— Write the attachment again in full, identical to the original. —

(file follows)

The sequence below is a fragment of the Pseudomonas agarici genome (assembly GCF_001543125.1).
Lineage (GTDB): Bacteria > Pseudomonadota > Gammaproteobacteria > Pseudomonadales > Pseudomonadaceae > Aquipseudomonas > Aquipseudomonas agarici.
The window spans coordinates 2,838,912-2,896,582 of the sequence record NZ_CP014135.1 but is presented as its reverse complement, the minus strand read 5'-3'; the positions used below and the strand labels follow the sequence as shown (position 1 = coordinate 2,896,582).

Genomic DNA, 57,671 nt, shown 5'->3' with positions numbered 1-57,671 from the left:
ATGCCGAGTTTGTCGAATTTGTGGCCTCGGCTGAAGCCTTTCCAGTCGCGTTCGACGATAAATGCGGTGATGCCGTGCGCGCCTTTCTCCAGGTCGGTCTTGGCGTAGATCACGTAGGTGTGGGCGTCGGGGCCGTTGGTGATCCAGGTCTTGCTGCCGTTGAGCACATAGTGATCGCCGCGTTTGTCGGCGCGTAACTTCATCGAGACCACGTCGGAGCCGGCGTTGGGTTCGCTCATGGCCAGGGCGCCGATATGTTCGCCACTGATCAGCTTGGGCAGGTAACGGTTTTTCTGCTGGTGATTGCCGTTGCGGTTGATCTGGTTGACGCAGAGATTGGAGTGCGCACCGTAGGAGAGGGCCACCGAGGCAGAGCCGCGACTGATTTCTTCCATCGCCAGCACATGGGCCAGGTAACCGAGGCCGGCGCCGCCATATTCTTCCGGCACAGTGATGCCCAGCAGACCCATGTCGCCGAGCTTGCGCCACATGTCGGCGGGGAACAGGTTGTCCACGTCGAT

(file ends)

The sequence below is a fragment of the Pseudomonas agarici genome (assembly GCF_001543125.1).
Lineage (GTDB): Bacteria > Pseudomonadota > Gammaproteobacteria > Pseudomonadales > Pseudomonadaceae > Aquipseudomonas > Aquipseudomonas agarici.
The window spans coordinates 2,838,912-2,896,582 of the sequence record NZ_CP014135.1 but is presented as its reverse complement, the minus strand read 5'-3'; the positions used below and the strand labels follow the sequence as shown (position 1 = coordinate 2,896,582).

Genomic DNA, 57,671 nt, shown 5'->3' with positions numbered 1-57,671 from the left:
ATGCCGAGTTTGTCGAATTTGTGGCCTCGGCTGAAGCCTTTCCAGTCGCGTTCGACGATAAATGCGGTGATGCCGTGCGCGCCTTTCTCCAGGTCGGTCTTGGCGTAGATCACGTAGGTGTGGGCGTCGGGGCCGTTGGTGATCCAGGTCTTGCTGCCGTTGAGCACATAGTGATCGCCGCGTTTGTCGGCGCGTAACTTCATCGAGACCACGTCGGAGCCGGCGTTGGGTTCGCTCATGGCCAGGGCGCCGATATGTTCGCCACTGATCAGCTTGGGCAGGTAACGGTTTTTCTGCTGGTGATTGCCGTTGCGGTTGATCTGGTTGACGCAGAGATTGGAGTGCGCACCGTAGGAGAGGGCCACCGAGGCAGAGCCGCGACTGATTTCTTCCATCGCCAGCACATGGGCCAGGTAACCGAGGCCGGCGCCGCCATATTCTTCCGGCACAGTGATGCCCAGCAGACCCATGTCGCCGAGCTTGCGCCACATGTCGGCGGGGAACAGGTTGTCCACGTCGAT